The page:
During the following week, she had stabbing dreams. She was very angry with men, including me. She felt again that she did not want to give them anything. Expression of this anger made her feel more integrated. This alternated with an intensification of her sexual feelings, but this time they were for older men. She recalled her sexual experiences as a late adolescent and how she seduced older married men and fantasied getting even with their wives.

Further mobilization of her pelvic rage followed. She developed violent pelvic thrusts, and, accompanying this, she fantasied that she was expelling a penis from her vagina. Expression of this rage produced feelings of wild sexual abandon similar to that which she had felt as an adolescent.

This ushered in her oedipal conflict in full force, as illustrated by the following dream: She is with a man whom she wants to touch sexually. Suddenly, the man turns into a disgusting woman and the wife enters, rebuking the patient for attempting to steal her husband.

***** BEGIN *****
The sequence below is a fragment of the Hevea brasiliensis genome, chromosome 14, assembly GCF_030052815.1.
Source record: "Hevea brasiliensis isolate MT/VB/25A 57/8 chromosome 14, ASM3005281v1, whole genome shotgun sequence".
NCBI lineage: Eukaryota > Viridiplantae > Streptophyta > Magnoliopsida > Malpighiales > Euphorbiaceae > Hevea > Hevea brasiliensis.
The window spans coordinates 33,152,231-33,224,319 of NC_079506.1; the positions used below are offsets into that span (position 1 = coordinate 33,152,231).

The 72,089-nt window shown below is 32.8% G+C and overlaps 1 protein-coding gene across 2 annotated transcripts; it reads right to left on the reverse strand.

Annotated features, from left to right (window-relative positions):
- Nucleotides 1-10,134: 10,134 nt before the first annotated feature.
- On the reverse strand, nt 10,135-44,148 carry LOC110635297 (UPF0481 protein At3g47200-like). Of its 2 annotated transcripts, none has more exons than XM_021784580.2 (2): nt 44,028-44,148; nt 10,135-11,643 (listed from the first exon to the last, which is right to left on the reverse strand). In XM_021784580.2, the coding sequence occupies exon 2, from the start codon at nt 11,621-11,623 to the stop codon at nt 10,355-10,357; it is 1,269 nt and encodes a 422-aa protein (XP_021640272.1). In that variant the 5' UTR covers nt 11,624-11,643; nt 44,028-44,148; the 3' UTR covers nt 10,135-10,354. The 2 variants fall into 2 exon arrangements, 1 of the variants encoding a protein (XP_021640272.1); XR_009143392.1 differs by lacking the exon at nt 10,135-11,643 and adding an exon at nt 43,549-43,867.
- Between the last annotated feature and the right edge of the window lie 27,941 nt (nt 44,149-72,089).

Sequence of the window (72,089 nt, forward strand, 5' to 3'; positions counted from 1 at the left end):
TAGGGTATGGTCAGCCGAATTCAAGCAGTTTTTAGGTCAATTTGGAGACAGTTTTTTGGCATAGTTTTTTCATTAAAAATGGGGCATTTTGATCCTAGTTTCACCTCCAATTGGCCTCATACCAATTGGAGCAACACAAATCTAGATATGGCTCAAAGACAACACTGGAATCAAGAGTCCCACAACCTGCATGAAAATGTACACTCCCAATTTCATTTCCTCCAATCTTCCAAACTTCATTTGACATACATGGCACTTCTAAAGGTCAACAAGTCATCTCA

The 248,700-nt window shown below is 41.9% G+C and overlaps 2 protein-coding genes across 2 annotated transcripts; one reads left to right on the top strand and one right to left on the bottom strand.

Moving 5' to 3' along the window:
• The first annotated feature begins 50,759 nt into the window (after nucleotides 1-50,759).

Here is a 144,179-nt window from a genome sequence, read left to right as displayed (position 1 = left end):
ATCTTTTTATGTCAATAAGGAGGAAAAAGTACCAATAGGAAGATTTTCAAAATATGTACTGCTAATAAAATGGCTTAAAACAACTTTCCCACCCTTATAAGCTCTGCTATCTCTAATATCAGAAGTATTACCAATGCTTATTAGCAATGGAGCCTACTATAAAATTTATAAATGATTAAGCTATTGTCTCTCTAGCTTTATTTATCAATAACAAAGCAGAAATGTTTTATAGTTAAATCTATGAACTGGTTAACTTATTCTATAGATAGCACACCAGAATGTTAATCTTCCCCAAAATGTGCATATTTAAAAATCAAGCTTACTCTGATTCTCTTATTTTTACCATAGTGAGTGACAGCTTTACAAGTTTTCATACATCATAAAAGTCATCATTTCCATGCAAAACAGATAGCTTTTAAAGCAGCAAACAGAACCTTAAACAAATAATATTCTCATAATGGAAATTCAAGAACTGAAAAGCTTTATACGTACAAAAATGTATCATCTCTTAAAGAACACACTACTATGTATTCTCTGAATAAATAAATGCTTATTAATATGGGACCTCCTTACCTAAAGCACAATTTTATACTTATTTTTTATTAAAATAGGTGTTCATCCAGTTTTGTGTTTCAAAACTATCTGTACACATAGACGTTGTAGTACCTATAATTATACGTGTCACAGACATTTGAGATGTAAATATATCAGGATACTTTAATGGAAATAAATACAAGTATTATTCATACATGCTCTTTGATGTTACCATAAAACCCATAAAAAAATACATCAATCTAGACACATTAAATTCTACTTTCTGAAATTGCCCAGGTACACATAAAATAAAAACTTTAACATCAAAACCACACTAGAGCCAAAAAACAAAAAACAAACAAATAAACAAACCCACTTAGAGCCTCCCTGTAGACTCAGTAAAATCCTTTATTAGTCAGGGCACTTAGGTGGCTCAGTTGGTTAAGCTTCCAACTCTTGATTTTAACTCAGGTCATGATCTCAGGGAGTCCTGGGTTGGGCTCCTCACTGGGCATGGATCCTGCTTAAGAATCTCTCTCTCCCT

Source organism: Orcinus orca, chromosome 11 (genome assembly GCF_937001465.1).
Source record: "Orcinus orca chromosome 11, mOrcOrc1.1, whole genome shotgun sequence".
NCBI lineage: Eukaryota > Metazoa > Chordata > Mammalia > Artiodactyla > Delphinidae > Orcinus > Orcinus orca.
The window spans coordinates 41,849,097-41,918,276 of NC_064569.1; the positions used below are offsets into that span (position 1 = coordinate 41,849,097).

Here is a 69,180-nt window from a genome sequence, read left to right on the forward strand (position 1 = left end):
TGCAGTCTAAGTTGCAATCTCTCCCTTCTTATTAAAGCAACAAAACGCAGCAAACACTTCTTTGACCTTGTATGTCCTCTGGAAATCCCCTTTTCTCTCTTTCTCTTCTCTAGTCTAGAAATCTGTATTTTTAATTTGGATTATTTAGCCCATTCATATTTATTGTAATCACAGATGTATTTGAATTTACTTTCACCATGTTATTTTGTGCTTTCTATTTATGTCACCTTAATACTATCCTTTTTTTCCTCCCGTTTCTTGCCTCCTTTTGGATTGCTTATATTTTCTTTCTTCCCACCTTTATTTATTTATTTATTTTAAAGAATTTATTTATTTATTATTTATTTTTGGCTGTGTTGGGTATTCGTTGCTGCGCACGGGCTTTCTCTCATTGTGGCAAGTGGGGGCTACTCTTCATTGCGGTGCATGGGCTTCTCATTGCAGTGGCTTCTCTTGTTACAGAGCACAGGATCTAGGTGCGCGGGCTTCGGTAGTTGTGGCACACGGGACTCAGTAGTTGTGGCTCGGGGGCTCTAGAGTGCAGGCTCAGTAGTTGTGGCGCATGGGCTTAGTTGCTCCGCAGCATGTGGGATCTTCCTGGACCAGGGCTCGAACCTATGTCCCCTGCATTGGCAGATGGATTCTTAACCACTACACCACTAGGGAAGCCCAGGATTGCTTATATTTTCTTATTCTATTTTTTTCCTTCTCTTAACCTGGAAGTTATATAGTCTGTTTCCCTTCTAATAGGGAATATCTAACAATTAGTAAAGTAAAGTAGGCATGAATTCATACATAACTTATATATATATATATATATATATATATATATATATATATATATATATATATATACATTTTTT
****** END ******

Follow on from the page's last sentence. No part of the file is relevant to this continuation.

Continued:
Breathing produced immediate itching and pelvic clonisms. She felt a burning in her abdomen accompanied by a very deep hatred of me. She shouted spitefully: “I don’t want these feelings! I don’t want to be well!” She became frightened, since she believed that I would not accept this amount of anger. I encouraged her to allow herself to express whatever she felt. She cried and said she felt that she had given up a great deal as a child and that she wanted it all back.

She was beginning to tolerate a great energy charge and remained expanded longer than before. For the first time, she felt her paraspinal (spite) muscles relax and could feel her back touching the couch. Now she was able to discuss her oedipal attachments more fully. She recalled that, as an adolescent, she wanted her father completely to herself. She attempted to achieve this by doing everything that she felt would please him. At the same time, she resented him for preventing her from being with boys. In later life, this attitude carried over to other older men whom she respected. Either in reality or in fantasy, she sexualized these relationships and then took revenge on the men by denying herself to them.

I asked her if she felt that she had to please me in this way also. At first, this question terrified her, but then she gave in to a strong outburst of rage directed at me. She stood up in front of me and taunted me spitefully: “No! I won’t do it! You can’t have me!”